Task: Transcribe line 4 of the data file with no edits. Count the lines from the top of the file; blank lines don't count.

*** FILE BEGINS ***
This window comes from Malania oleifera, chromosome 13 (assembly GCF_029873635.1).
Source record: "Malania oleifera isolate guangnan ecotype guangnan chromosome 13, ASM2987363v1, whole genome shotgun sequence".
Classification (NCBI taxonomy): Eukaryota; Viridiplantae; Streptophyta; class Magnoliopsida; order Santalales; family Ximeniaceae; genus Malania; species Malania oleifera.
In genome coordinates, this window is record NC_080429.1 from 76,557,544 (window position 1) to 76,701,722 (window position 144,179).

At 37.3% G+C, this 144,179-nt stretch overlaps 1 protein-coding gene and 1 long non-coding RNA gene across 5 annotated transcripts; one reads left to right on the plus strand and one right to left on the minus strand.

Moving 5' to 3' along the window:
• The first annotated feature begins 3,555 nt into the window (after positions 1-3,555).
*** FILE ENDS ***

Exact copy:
In genome coordinates, this window is record NC_080429.1 from 76,557,544 (window position 1) to 76,701,722 (window position 144,179).